Means or Ends?

There are loose ends, however. The party’s commitment to planning reform remains strong. But like the Missions, the pledges contain no direct reference to housing. Labour strategists have chosen to deprioritise this in favour of a message on economic stability, though were likely mindful of how divisive homebuilding remains. Pledges on health and education are only applicable to England and will require iteration by Scottish and Welsh Labour – the latter distracted from the general election by infighting over Vaughan Gething’s leadership.

There is also a tension at the heart of the package of pledges as a whole, which may only become more apparent if Labour enters government. Some pledges, like the creation of GB Energy and a new Border Command organisation, are essentially delivery mechanisms, and reflect Starmer’s ‘toolmaker’ preference for tinkering with bureaucratic structures. Others, like those on teacher recruitment and NHS waiting lists, are clearly outcome-focused. They appear much more aimed at the average voter and are fronted by two very practically-minded members of the Shadow Cabinet in Wes Streeting and Bridget Phillipson.

There are no signs of division at the top of the party on these priorities for now. Starmer was at pains to demonstrate the unity of his team in the comms around the pledges, with those more to the left of the party such as Rayner and Miliband given top billing alongside Streeting and Phillipson. But there have been murmurs over the past year about what bodies like GB Energy will actually deliver. And it is not difficult to imagine fault lines opening in a new Labour government between “Meaners” such as Starmer who see new public bodies as a solution to issues, and “Enders” wary of top-down answers to complex problems.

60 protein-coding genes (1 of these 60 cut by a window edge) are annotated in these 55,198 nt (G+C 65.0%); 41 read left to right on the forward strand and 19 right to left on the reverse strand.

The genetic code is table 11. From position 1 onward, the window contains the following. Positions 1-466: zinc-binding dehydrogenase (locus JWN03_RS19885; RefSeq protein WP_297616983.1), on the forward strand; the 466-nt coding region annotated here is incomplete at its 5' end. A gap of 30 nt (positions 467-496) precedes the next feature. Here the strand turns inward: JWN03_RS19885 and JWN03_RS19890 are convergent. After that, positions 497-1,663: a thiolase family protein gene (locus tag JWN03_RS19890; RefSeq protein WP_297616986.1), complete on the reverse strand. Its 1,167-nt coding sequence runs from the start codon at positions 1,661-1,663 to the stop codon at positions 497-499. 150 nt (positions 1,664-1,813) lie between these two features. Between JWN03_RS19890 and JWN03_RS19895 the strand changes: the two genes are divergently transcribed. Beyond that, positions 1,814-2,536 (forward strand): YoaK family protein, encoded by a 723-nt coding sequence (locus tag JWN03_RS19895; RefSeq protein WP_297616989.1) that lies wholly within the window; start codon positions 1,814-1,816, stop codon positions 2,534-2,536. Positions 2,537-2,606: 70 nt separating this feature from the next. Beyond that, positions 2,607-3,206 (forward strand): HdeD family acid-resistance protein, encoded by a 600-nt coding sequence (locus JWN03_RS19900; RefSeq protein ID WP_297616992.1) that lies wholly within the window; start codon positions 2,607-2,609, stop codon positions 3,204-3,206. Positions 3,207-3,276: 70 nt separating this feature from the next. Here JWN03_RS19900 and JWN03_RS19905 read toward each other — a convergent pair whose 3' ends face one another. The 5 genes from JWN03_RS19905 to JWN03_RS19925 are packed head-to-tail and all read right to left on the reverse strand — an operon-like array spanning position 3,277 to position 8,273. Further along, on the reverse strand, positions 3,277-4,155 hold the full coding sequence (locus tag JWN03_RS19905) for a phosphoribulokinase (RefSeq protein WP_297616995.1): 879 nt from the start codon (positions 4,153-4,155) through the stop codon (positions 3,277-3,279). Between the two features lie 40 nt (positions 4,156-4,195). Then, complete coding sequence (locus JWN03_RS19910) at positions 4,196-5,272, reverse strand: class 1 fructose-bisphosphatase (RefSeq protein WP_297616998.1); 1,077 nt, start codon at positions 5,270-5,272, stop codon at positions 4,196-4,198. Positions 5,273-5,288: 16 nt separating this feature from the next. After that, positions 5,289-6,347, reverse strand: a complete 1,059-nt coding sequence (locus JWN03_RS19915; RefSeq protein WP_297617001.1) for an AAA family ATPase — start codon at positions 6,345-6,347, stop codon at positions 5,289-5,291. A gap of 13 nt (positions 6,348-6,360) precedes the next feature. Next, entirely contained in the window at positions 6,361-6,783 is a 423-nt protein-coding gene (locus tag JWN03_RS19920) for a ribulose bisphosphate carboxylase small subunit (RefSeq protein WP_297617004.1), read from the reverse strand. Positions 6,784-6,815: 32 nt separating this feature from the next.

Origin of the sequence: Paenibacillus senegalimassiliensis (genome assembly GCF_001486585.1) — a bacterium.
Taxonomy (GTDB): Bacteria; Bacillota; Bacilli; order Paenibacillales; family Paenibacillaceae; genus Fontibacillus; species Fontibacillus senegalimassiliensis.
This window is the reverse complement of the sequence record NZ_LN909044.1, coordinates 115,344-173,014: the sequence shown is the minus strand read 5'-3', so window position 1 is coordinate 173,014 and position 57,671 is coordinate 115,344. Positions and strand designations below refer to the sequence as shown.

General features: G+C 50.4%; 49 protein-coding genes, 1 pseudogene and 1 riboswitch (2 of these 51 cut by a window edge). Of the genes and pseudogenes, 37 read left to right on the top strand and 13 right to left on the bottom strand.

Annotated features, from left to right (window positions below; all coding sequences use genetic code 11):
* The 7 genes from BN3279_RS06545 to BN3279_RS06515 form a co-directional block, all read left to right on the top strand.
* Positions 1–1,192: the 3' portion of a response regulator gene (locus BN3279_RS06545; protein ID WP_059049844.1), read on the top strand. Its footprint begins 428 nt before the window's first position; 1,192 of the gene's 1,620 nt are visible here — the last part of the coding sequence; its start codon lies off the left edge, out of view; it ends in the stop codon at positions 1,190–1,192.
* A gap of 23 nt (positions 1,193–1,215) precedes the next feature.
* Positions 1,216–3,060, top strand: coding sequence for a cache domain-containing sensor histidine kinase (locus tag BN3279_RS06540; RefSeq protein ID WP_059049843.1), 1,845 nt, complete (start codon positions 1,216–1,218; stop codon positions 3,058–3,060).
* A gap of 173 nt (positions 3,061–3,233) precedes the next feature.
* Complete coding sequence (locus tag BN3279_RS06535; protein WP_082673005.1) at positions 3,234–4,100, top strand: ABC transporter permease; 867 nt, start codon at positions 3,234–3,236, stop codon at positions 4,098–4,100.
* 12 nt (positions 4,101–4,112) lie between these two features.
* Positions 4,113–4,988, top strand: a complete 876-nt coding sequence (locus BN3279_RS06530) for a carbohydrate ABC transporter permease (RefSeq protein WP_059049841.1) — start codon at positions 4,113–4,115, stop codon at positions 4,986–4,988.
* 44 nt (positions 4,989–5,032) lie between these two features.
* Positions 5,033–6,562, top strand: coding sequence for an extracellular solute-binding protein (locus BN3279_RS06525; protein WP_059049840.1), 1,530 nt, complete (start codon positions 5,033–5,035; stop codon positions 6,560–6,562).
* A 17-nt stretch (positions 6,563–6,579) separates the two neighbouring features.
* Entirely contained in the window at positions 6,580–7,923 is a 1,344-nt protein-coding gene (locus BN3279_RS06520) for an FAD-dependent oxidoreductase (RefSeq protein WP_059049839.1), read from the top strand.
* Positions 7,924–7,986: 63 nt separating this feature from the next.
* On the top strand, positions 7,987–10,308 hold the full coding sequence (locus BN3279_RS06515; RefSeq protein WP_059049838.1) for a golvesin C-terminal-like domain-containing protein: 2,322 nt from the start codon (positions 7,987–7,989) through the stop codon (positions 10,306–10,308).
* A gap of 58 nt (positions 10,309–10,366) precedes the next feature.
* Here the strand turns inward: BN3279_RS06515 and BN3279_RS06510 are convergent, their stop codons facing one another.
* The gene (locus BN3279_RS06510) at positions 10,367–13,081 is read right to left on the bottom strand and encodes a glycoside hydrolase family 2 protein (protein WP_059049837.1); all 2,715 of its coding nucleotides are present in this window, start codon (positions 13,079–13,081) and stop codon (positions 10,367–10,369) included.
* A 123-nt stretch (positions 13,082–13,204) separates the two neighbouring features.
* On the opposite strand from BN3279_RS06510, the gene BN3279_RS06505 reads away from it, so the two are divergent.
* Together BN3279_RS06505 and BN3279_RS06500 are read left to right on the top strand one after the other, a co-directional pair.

The Conservatives: Desperately Seeking Strategy

As for the current government, even those close to the centre despair of attempts to counter Labour’s message. Rishi Sunak’s speech at Policy Exchange, focused on who is best placed to secure the UK in a more dangerous world, had limited impact. It also marked the reversal of an economy-first approach previously demanded by election strategist Isaac Levido. Tory sources speak of a breakdown in communication between political advisers and civil servants, and express frustration with the lobby as journalists treat Labour as the only show in town.

Yet if the message remains muddled, there are signs of greater clarity in the Tory ground operation. Labour insiders had been baffled by the Conservatives’ decision to stick to their “80:20” strategy, aimed at holding the 80 most marginal seats and gaining another 20. Now reports suggest CCHQ is adopting a more defensive approach, identifying 200 vulnerable seats in need of resource in an echo of Labour’s successful efforts to limit losses in 2010. It remains to be seen if this will deliver a Conservative parliamentary party able to take advantage of the conundrums starting to emerge out of Project Starmer.